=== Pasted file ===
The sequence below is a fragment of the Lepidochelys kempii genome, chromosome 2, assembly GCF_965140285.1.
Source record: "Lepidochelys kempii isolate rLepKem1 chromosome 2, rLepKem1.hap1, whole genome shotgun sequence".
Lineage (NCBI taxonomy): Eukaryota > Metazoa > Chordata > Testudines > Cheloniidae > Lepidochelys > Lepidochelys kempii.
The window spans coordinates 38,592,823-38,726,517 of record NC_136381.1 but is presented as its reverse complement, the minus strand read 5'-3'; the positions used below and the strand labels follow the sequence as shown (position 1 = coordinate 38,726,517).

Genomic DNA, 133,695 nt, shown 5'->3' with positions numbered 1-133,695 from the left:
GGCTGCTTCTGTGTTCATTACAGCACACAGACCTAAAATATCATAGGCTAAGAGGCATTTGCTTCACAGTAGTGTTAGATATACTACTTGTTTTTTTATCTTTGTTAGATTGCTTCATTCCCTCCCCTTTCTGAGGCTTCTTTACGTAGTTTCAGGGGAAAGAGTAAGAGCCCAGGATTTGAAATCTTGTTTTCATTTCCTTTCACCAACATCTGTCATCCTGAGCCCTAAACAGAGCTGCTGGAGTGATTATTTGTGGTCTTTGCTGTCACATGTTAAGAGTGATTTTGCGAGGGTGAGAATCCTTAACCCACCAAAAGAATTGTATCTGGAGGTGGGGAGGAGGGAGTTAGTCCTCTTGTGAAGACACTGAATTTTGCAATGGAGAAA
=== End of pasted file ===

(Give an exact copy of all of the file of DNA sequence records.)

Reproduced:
The sequence below is a fragment of the Lepidochelys kempii genome, chromosome 2, assembly GCF_965140285.1.
Source record: "Lepidochelys kempii isolate rLepKem1 chromosome 2, rLepKem1.hap1, whole genome shotgun sequence".
Lineage (NCBI taxonomy): Eukaryota > Metazoa > Chordata > Testudines > Cheloniidae > Lepidochelys > Lepidochelys kempii.
The window spans coordinates 38,592,823-38,726,517 of record NC_136381.1 but is presented as its reverse complement, the minus strand read 5'-3'; the positions used below and the strand labels follow the sequence as shown (position 1 = coordinate 38,726,517).

Genomic DNA, 133,695 nt, shown 5'->3' with positions numbered 1-133,695 from the left:
GGCTGCTTCTGTGTTCATTACAGCACACAGACCTAAAATATCATAGGCTAAGAGGCATTTGCTTCACAGTAGTGTTAGATATACTACTTGTTTTTTTATCTTTGTTAGATTGCTTCATTCCCTCCCCTTTCTGAGGCTTCTTTACGTAGTTTCAGGGGAAAGAGTAAGAGCCCAGGATTTGAAATCTTGTTTTCATTTCCTTTCACCAACATCTGTCATCCTGAGCCCTAAACAGAGCTGCTGGAGTGATTATTTGTGGTCTTTGCTGTCACATGTTAAGAGTGATTTTGCGAGGGTGAGAATCCTTAACCCACCAAAAGAATTGTATCTGGAGGTGGGGAGGAGGGAGTTAGTCCTCTTGTGAAGACACTGAATTTTGCAATGGAGAAA